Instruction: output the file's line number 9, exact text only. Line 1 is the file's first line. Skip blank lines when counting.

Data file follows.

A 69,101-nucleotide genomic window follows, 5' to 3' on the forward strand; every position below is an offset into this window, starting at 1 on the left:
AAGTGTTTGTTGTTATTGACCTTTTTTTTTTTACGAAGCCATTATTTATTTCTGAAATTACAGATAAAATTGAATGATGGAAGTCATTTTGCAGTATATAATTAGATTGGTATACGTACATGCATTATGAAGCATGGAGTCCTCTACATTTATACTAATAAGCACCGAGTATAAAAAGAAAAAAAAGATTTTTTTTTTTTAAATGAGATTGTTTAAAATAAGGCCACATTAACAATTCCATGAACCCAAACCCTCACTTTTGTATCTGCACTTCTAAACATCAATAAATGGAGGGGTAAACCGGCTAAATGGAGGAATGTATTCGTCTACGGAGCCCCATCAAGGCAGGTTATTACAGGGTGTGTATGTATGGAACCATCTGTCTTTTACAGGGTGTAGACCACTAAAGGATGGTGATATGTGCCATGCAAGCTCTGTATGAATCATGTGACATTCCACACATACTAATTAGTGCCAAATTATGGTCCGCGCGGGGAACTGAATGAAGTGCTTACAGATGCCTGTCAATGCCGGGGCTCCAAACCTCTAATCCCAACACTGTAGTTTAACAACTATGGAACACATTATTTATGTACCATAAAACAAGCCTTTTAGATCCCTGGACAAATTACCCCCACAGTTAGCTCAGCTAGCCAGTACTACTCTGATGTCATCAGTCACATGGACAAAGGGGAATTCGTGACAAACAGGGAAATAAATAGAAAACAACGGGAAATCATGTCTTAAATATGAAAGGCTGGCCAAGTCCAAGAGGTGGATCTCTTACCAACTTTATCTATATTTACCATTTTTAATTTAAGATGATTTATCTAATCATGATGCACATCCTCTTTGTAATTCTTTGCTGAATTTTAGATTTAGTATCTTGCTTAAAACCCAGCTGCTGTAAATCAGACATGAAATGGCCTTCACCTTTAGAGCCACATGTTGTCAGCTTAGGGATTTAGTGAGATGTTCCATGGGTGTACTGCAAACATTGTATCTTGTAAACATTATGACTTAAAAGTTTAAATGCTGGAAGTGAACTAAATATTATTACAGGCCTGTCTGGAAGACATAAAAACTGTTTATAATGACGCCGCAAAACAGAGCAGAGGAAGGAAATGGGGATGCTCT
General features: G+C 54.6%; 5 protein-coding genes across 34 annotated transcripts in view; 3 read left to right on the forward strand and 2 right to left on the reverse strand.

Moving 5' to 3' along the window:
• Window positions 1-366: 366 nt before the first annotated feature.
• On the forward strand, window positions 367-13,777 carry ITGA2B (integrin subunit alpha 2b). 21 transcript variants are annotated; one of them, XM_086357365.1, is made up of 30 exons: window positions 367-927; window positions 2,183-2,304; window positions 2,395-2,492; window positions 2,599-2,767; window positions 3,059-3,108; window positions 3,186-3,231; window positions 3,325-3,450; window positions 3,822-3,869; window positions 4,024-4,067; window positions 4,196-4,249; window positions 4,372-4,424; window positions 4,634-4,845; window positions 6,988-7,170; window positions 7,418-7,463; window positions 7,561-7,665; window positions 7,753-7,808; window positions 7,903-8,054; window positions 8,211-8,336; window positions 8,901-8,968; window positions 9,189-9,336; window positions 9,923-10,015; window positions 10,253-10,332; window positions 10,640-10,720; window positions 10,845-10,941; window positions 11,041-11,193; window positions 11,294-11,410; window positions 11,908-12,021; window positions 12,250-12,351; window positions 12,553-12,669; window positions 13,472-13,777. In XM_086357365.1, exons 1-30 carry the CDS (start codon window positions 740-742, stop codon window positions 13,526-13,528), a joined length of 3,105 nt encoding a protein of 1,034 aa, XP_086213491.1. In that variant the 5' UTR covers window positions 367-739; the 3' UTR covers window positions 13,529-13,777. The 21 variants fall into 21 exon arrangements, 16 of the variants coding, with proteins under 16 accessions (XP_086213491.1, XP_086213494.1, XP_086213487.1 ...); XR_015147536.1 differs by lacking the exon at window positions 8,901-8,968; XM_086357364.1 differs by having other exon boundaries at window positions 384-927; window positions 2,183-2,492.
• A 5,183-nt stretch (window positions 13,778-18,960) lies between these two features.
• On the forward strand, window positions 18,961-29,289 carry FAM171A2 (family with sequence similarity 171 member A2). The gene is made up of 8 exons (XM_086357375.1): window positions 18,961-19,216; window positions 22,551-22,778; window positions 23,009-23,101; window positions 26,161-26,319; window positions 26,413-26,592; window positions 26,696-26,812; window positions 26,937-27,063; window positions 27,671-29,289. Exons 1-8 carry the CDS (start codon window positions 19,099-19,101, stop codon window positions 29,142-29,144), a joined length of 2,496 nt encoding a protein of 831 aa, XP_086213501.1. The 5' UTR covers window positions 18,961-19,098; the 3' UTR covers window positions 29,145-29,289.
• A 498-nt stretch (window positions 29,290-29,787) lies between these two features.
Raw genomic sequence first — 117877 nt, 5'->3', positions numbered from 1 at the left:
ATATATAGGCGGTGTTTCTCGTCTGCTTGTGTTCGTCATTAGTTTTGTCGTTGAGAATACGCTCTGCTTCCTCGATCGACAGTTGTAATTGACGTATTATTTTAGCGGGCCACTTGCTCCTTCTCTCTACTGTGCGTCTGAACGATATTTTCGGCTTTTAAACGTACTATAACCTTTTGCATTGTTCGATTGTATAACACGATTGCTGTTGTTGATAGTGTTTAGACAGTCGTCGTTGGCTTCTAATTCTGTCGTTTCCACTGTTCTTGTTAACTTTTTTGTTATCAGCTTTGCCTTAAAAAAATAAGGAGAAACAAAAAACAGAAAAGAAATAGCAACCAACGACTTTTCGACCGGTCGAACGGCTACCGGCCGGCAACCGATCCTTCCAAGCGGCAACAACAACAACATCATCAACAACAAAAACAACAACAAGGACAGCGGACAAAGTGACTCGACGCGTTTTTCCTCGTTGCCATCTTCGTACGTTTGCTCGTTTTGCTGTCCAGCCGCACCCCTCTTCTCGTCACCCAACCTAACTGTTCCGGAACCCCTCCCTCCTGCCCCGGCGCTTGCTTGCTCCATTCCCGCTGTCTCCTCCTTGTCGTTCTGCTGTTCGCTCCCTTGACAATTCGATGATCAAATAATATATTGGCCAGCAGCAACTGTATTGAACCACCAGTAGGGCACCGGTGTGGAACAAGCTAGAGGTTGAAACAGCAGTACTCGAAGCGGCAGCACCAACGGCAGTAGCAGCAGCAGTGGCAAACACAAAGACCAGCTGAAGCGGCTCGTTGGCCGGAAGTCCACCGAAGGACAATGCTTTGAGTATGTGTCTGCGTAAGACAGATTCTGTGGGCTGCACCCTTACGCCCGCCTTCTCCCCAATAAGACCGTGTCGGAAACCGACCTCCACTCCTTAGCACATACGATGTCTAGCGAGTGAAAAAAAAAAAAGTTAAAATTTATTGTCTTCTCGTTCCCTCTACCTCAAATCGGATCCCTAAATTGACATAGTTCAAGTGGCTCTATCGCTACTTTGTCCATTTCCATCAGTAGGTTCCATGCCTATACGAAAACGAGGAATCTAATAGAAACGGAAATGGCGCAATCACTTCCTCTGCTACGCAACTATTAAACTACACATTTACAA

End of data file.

• A 498-nt stretch (window positions 29,290-29,787) lies between these two features.